Bears

Powder Keg, winners of the Royal Exchange’s 2016 Hodgkiss Award designed to support the realisation of a brand new piece of ambitious theatre by an exceptional artist or company in the North of England, bring Bears to the Royal Exchange Studio.

We want people to see a piece that is about climate change without it preaching to them or without it fearmongering to the point where people just turn away from it. I think that is one of the main reasons a lot of people don’t focus on climate change as one of the overriding problems of the world.

It’s a big ask, and Powder Keg make it twice as hard by doing the entire hour without words.  A cast of three don polar bear suits and adopt a human like existence on a set consisting of large white cubes and a white and grey corrugated shack to the rear.  They eat crisps and Kit Kat and drink Coke from a promotional bottle ironically marked ‘Tobago’.  They spray themselves with deodorant and discard the empties.  It’s a clever closed loop ecosystem where it is the bears who are killing themselves.   Nice set up, subtle observational humour, evocative soundscape, so far so good.

But after twenty minutes the play is screaming ‘where is this going next?’ and for the next five minutes it fumbles clumsily towards the next phase.  It’s a key transition that defines how we see the rest of the play; greater impact here would make the quiet reflective moments later on so much more powerful.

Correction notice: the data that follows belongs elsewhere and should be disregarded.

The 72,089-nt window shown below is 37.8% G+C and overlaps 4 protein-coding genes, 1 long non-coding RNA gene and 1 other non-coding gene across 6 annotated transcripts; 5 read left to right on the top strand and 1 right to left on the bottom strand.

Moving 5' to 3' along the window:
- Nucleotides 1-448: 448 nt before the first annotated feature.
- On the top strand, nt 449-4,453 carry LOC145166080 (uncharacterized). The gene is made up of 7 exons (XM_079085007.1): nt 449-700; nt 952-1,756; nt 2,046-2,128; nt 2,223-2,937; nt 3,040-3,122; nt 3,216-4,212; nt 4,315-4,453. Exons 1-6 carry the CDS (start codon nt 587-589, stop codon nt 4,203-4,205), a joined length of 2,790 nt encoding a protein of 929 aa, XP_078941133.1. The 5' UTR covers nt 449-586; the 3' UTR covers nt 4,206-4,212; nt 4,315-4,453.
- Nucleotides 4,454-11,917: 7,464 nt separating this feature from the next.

Once we reach the next stage – hunger – we enter a new world, very different from the first but equally fascinating.  We witness the destruction of the bears’ environment.  There’s good physicality, clever use of light and the beginnings of improvised music played on discarded items; but then you think ‘why not make more use of this style of music throughout?’.  And there could be much better use of the space; I wanted to see the three bears each sit precariously on tiny cubes as they play slow violins (which they do play in the show).  It’s such a familiar image that each audience member would connect to.  And how powerful would speech be here after the complete absence?

In terms of producing a piece of theatre that addresses climate change, this really does work in so many ways.  It’s a very ambitious play that achieves the objectives set out by the company; it is sensitive, neither preaching nor spreading fear.  Certainly it’s more in line with the work you see at Flare than in the usual Royal Exchange studio programme, which means it may take time to get used to the style.

And yet I don’t think it is ambitious enough in its overall structure, and there is scope to vary the pace much more effectively at key moments.  Perhaps this is the risk of devised work.

 

Theatre lover, amateur director, occasional actor, writer.

One Response to “Bears”

  1. Amanda says:

    Well observed review. The pace was out on this. The ithers reviews will be entertaining. Trying to finish mine this morning.

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